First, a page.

Aoife MacMurrough

Known as Eva of Leinster to historians, Aoife MacMurrough was the daughter of the King of Leinster, Dermot MacMurrough, and is perhaps best known for being the wife of Richard de Clare, more commonly known as Strongbow. Aoife was the Princess of Leinster and Countess of Pembroke, who can also lay claim to being the Queen of Leinster following Strongbow’s appointment as King of Leinster following the death of her father Dermot in 1171.

Aoife was well educated due to her standing as the daughter of a king, and is brought to the attention of many following her marriage to Strongbow in 1170, making them the ultimate Irish power couple of the 12th century. This wedding would end up changing the face of Irish history forever, as it ultimately led to the Anglo-Norman invasion of Ireland, and centuries of British Rule. Aside from being well educated, Aoife earned a reputation as a capable warrior and is said to have led troops into several battles. This earned her the name of Aoife Rua – Red Eva. Aoife and Strongbow are believed to have three children – two boys and one girl.

Follow the journey of Aoife and Strongbow with the 3-day Laois to Waterford itinerary below.

Princess Aoife's 3-Day Itinerary
1145

A Princess is Born

Aoife MacMurrough was born in 1145, and the daughter of the King of Leinster, Dermot MacMurrough, and his first wife Mor O'Toole.

1170

Marries Strongbow

Aoife married Richard de Clare (Strongbow) in 1170 after she was offered to him in thanks of his success in helping her father, Dermot, regain his throne in Leinster. The wedding took place in Christchurch Cathedral in Waterford, while Dermot is said to have gifted Strongbow with the Rock of Dunamase on the wedding day.

1170 - 1176

Life With Strongbow

Following her marriage to Strongbow on 23rd August 1170, Aoife went on to have three children with the famous warrior. Upon the death of her father Dermot, Strongbow was made King of Leinster under Anglo-Norman law, with Aoife afforded life interest only under Irish Brehon law. Aoife did go into battle with Strongbow, often leading the troops. As Strongbow continued to strengthen his grip on Leinster, he organised the construction of several buildings including Kilkenny Castle (Strongbow is believed to have built the first structure here), Dunbrody Abbey and Arklow Castle. He is also believed to have played a role at some point in the building or rebuilding of Christchurch Cathedral in Dublin.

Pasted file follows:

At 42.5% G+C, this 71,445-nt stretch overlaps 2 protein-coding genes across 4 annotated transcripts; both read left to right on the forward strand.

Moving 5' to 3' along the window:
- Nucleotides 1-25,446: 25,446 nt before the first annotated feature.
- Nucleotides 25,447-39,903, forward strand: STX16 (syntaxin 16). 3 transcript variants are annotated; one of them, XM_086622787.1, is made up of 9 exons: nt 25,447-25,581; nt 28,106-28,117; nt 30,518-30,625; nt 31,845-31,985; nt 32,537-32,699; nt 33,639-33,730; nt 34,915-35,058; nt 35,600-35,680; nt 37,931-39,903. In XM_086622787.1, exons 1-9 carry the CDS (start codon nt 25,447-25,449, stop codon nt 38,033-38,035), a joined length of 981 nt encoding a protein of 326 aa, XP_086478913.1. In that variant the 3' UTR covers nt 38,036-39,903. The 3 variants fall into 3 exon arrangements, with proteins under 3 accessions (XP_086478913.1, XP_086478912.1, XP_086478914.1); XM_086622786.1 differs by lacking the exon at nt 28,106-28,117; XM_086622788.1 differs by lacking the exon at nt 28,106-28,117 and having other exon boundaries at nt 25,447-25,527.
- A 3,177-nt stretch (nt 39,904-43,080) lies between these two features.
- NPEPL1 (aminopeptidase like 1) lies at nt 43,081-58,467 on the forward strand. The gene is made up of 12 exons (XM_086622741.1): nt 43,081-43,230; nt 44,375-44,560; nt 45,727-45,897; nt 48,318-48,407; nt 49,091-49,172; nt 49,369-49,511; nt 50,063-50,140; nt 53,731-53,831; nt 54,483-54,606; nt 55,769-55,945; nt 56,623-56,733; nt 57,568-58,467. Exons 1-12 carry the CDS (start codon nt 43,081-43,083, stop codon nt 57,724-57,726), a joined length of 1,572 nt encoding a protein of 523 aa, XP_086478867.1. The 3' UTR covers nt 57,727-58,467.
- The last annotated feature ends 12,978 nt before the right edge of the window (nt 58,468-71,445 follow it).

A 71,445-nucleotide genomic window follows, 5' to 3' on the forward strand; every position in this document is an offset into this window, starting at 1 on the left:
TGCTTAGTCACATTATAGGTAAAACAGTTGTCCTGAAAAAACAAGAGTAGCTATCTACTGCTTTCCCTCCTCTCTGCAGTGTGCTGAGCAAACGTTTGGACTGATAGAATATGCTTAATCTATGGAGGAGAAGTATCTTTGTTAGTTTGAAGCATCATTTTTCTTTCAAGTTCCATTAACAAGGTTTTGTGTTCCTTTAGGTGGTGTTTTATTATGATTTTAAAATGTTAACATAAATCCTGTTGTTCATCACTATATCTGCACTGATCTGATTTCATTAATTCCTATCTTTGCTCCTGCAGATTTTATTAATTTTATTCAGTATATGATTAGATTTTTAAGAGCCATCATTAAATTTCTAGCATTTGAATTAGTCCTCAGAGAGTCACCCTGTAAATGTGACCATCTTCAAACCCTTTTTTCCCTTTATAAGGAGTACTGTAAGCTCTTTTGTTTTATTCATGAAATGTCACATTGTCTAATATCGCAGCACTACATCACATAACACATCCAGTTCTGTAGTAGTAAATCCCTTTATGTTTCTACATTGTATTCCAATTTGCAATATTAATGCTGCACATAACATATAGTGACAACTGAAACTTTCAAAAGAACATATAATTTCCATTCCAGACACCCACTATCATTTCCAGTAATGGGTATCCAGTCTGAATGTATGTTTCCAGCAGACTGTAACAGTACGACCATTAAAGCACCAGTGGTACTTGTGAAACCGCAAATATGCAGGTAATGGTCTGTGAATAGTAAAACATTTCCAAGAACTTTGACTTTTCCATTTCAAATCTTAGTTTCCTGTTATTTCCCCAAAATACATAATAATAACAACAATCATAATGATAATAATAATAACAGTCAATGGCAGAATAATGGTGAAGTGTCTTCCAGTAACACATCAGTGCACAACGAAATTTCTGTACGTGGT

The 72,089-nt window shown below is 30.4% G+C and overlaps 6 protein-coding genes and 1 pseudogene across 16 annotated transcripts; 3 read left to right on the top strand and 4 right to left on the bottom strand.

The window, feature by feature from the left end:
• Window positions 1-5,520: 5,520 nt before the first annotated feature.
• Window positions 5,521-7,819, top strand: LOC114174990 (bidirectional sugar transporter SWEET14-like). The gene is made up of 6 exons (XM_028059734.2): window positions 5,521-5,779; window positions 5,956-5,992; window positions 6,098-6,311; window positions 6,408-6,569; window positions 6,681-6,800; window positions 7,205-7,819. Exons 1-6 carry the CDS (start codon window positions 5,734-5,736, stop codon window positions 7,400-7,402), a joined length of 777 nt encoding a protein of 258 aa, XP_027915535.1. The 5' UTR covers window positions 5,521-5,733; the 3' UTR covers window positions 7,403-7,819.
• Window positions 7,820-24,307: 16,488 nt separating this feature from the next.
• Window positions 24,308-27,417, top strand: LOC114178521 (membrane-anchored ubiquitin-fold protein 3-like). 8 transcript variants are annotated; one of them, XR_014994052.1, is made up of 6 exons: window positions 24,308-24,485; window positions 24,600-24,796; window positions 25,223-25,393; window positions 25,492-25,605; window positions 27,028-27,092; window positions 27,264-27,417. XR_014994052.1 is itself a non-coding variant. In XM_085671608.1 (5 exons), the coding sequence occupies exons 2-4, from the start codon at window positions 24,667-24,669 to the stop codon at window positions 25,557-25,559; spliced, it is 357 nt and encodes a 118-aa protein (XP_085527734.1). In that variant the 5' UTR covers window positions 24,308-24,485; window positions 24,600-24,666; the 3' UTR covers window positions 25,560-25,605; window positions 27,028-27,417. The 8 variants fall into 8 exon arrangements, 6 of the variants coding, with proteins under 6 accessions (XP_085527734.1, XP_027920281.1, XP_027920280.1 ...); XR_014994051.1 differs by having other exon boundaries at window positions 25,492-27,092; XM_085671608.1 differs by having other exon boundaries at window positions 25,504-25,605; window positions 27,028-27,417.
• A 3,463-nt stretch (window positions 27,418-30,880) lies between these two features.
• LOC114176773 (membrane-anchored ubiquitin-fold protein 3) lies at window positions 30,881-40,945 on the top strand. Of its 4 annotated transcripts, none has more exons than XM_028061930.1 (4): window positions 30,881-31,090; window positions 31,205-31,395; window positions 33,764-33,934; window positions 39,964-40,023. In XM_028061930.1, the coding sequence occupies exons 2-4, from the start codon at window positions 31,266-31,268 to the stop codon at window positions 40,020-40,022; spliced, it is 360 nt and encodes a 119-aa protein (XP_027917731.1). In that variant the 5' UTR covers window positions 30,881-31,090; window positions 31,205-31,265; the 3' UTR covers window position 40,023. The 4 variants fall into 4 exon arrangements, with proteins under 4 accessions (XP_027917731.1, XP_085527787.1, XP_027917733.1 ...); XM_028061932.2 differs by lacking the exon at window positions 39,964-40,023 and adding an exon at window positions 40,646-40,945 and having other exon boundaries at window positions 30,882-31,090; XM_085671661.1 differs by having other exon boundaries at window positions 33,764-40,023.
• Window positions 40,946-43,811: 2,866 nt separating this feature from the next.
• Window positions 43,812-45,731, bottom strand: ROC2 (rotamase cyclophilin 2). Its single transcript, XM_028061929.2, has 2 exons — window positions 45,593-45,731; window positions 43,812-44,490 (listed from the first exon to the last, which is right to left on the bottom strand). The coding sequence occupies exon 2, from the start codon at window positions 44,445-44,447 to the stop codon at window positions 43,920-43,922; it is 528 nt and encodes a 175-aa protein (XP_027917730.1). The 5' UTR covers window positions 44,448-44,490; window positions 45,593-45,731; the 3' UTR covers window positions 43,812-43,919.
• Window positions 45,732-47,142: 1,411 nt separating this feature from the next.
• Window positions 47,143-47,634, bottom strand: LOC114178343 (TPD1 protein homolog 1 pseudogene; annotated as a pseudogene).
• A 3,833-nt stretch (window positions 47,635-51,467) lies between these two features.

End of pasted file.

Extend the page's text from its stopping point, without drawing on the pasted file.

1176

Life After Strongbow

Following the death of Strongbow in 1176, Aoife continued to defend their lands and devote her time to raising their children. The children of Aoife and Strongbow (mainly Isabel de Clare) would result in descendants that would include generations of noble figures across Europe. It is rumoured that Strongbow is buried in a tomb at Christchurch Cathedral in Dublin.

1188

Death of Aoife

Aoife is believed to have died around 1188, and it is thought she wouldn't have been much older than 40 when she died. Following her death, Aoife is thought to have been buried in Tintern Abbey in Wales.

Princess Aoife's 3-Day Itinerary
King

Brian Boru

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Queen

Maeve

Recognised as the 'Warrior Queen of Connacht', Maeve is one of Ireland's most iconic historical characters, and arguably the most famous Queen.

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King

Niall of the Nine Hostages

The ancestor of the famous Uí Néill dynasty, some 3 million Irish people are believed to be descendants of Niall of the Nine Hostages.

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Queen

Grace O'Malley

The famous Pirate Queen, Grace O'Malley protected the west of Ireland from English attacks.

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King

Sitric Silkbeard

The Viking King of Dublin, Sitric was the son of Óláfr Sigtryggsson and Gormlaith.

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Queen

Gormlaith

The former wife of the great king Brian Boru, and mother to his rival, Sitric Silkbeard.

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King

Dermot MacMurrough

The King of Leinster, Dermot is responsible for the Anglo-Norman invasion and centuries of British Rule in Ireland.

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Queen

Aoife MacMurrough

Wife of Anglo-Norman warrior Strongbow, Aoife was the Princess of Leinster and daughter to King Dermot of Leinster.

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King

Conchobar MacNessa

A former King of Ulster, Conchobar was briefly married to Queen Maeve of Connacht.

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Queen

Máel Muire ingen Amlaíb

Believed to be the first Queen of Ireland of foreign or non-Celtic lineage.

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King

Rory O'Connor

The last King of Ireland and son of Turlough O'Connor, King of Connacht.

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